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Year : 2014  |  Volume : 3  |  Issue : 1  |  Page : 58-62

Preventing coronary heart disease risk of slum dwelling residents in India

Curtin Health Innovation Research Institute, School of Pharmacy, Faculty of Health Science, Curtin University, Perth, Australia

Correspondence Address:
Lipi Dhar
School of Pharmacy, Curtin Health Innovation Research Institute Curtin University, Perth, Western Australia - 6102
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Source of Support: None, Conflict of Interest: None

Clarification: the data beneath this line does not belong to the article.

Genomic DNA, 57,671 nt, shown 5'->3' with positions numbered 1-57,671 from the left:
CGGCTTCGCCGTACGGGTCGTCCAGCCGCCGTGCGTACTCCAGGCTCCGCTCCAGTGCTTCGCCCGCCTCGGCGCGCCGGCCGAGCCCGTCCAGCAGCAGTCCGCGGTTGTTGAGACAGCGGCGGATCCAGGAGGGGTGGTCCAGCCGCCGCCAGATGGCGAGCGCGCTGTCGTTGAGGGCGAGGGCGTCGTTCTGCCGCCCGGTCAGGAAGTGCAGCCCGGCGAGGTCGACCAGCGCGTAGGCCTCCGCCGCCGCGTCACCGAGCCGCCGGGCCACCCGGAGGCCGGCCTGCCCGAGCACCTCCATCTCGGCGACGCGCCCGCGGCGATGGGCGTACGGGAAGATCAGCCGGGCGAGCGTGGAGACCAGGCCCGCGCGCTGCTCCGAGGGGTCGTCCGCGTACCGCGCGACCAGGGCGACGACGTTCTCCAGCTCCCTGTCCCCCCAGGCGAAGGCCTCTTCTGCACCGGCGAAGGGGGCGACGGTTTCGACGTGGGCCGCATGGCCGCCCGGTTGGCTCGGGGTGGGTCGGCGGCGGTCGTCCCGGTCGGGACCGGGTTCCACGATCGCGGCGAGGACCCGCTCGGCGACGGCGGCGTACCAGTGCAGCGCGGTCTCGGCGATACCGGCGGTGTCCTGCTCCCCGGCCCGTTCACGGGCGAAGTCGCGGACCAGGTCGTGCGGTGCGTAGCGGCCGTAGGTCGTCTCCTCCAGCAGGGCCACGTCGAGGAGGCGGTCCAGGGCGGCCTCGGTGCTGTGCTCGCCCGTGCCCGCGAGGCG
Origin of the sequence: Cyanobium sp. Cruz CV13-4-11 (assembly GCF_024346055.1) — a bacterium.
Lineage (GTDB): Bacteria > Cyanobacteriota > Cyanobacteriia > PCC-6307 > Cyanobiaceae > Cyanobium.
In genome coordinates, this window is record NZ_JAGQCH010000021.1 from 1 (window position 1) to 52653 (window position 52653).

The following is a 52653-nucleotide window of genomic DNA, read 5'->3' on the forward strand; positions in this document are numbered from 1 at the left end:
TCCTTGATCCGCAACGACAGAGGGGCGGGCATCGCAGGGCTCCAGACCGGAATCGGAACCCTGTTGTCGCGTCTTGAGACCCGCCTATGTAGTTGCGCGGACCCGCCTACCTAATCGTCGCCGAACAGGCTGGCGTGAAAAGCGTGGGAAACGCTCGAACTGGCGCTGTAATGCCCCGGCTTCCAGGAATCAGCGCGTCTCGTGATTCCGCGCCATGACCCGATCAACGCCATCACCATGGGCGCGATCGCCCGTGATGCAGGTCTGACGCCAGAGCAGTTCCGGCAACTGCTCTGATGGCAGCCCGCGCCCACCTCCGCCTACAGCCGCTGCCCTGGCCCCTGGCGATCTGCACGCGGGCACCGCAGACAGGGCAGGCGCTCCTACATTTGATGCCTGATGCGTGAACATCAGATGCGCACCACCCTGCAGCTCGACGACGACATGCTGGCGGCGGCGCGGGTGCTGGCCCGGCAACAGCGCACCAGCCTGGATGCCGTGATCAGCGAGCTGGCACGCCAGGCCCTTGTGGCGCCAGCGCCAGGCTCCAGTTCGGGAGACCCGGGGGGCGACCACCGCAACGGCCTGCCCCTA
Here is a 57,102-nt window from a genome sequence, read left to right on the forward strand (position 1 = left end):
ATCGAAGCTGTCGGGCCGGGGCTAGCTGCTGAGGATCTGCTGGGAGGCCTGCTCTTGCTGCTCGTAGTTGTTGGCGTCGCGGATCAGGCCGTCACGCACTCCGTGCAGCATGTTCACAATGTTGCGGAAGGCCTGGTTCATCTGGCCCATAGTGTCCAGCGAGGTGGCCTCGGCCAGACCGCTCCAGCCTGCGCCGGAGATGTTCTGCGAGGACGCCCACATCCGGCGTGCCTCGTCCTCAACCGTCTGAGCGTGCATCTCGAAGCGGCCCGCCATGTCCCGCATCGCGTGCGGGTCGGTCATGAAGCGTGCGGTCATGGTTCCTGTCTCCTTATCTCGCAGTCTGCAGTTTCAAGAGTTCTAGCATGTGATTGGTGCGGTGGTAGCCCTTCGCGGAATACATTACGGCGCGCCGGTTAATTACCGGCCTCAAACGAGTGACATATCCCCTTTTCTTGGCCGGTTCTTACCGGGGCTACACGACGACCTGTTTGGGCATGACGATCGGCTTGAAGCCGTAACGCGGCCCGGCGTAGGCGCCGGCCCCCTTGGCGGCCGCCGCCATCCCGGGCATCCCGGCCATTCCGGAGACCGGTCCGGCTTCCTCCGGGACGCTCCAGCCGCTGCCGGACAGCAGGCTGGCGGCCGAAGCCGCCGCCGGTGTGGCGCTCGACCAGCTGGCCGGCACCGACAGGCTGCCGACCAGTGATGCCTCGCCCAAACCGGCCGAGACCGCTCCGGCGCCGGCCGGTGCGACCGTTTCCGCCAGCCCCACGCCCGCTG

DOI: 10.4103/2249-4863.130278

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Coronary heart disease (CHD) is the top cause of mortality and morbidity in India. People in slums are generally at a higher risk for CHD than Indians living in more affluent areas mostly because of the higher prevalence of major CHD risk factors such as uncontrolled hypertension and tobacco use amongst them. Knowing their CHD risk perceptions and bringing them into line with the actual CHD risk is a prerequisite for effective CHD risk management. Consequently, there is need to develop tailored interventions focusing medication management and tobacco cessation to reduce growing CHD epidemic among slum dwellers and long-term CHD burden in India.

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